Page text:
Review the concepts and procedures for Oracle Database Appliance Virtualized Platform.
About KVM Virtualization
KVM virtualization uses a kernel-based virtual machine (KVM) to create a virtualized environment for your Linux applications.
Beginning with Oracle Database Appliance 184.108.40.206.0, the required RPMs are included in the Oracle Database Appliance patch bundle. When you upgrade to Oracle Database Appliance 220.127.116.11.0 or later, the Oracle Linux KVM hypervisor is installed as part of the Oracle Linux kernel and uses CPU extensions (HVM) for virtualization. The Linux KVM is a Type II hypervisor, which means that it is one layer above the operating system. When you run your Linux applications in a virtualized environment, you can isolate your database from your applications. One of the advantages to isolating the applications is that you can update your Oracle Database without impacting the applications, which enables you to deploy both the database and application on the same system to create a Solution-in-a-Box.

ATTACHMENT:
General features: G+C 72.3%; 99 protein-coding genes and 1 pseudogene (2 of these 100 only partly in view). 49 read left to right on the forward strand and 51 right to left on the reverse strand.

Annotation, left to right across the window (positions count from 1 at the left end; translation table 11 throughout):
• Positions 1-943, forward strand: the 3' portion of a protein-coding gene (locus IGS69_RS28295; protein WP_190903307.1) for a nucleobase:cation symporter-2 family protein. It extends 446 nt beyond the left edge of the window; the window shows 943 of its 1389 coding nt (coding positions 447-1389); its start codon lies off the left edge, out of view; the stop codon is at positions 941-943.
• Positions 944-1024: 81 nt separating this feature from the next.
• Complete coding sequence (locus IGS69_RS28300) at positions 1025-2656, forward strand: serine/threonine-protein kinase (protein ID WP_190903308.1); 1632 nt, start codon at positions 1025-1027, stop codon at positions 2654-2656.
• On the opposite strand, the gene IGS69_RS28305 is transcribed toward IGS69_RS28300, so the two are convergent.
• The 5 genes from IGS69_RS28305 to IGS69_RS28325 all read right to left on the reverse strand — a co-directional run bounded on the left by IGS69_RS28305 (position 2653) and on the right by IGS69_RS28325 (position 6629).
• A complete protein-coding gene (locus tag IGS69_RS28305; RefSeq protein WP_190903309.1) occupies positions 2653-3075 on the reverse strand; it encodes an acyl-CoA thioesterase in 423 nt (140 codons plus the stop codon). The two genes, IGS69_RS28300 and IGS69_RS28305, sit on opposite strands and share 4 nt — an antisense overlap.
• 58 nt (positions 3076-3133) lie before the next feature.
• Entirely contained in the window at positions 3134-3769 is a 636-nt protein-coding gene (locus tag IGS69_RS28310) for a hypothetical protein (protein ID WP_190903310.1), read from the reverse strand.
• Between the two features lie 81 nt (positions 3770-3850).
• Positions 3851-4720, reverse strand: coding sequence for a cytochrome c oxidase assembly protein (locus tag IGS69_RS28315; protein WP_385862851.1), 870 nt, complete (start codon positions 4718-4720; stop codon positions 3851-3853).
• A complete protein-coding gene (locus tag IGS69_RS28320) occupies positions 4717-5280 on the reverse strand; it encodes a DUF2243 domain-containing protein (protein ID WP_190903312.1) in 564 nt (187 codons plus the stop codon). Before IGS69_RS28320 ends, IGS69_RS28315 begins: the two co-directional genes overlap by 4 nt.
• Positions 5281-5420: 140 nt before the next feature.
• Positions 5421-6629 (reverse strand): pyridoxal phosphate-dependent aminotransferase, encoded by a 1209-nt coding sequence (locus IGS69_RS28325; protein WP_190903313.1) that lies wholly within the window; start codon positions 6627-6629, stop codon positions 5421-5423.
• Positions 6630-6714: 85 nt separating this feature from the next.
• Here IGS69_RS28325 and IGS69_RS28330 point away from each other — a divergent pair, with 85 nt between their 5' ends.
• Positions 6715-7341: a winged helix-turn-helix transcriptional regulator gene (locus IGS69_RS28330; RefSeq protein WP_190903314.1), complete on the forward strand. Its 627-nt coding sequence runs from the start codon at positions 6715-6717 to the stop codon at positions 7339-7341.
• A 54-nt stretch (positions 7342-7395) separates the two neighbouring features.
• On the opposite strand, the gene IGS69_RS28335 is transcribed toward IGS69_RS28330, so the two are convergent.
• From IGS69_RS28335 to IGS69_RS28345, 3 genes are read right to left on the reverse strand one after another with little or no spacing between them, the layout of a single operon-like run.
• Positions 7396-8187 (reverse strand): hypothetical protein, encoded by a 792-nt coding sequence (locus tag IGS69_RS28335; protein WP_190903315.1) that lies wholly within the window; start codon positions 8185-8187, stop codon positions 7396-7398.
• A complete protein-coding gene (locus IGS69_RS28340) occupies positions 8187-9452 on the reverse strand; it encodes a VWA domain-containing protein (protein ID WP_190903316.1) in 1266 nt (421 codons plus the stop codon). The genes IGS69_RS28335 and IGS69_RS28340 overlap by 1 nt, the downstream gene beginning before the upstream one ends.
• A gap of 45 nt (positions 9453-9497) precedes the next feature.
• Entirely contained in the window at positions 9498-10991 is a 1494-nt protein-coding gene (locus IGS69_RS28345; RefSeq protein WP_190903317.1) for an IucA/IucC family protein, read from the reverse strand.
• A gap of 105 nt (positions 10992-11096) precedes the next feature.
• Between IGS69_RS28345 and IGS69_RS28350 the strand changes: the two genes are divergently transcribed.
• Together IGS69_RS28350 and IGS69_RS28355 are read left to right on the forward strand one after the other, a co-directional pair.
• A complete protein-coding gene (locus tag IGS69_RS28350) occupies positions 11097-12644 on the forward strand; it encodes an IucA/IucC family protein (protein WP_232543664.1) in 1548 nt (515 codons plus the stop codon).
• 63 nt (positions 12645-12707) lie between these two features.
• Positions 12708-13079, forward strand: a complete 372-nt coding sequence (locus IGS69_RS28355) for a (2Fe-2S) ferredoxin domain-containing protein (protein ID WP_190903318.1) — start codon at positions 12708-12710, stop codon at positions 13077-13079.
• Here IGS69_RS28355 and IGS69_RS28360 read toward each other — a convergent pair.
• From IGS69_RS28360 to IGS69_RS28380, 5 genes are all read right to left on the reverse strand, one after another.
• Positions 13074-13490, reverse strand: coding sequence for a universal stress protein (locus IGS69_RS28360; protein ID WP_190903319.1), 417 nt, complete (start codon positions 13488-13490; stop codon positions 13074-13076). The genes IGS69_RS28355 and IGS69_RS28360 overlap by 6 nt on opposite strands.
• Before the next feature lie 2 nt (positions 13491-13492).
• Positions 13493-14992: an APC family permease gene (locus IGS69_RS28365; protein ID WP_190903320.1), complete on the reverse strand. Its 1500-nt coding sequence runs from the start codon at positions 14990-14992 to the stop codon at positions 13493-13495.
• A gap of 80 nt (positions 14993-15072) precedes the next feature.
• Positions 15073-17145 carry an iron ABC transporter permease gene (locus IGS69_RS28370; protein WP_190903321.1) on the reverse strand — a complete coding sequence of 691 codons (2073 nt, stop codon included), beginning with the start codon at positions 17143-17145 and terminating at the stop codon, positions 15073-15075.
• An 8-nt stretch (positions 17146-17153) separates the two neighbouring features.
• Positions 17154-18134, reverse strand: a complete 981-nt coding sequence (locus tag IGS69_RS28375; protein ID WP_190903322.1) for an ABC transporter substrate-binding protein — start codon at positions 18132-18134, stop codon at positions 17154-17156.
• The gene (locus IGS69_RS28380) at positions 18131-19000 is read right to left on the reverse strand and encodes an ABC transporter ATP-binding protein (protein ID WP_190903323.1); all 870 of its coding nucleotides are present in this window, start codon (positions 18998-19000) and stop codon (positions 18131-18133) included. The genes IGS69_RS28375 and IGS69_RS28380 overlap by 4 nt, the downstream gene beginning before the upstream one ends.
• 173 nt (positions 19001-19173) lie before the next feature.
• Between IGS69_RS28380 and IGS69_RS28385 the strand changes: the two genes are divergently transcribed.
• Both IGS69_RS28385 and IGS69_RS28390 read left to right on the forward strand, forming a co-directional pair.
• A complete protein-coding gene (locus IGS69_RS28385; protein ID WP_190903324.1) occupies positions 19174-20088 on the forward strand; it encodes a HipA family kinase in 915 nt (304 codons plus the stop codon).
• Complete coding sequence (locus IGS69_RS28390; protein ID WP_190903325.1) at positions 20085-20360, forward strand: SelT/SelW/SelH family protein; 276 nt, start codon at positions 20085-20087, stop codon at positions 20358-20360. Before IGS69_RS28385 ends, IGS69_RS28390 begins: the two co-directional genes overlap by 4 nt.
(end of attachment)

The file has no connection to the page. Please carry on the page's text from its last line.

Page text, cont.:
The following are limitations with using KVM:
All virtual machines (VM), or guests, are Oracle Linux operating systems and only Linux applications are supported in the KVM.
You cannot deploy an Oracle Database in the KVM. Oracle Databases must run on the base Oracle Linux operating system.
KVM on Oracle Linux does not support hard partitioning. This means that all enabled cores/sockets on Oracle Database Appliance are licensed for databases and applications running on the appliance using the appropriate licensing metric for the database edition and application. Using KVM does not limit licensing, capacity on demand for Oracle Database Appliance still applies.
For more about Oracle Linux KVM on Oracle Database Appliance, see the KVM series in the Oracle Database Appliance blog at https://blogs.oracle.com/oda/kvm.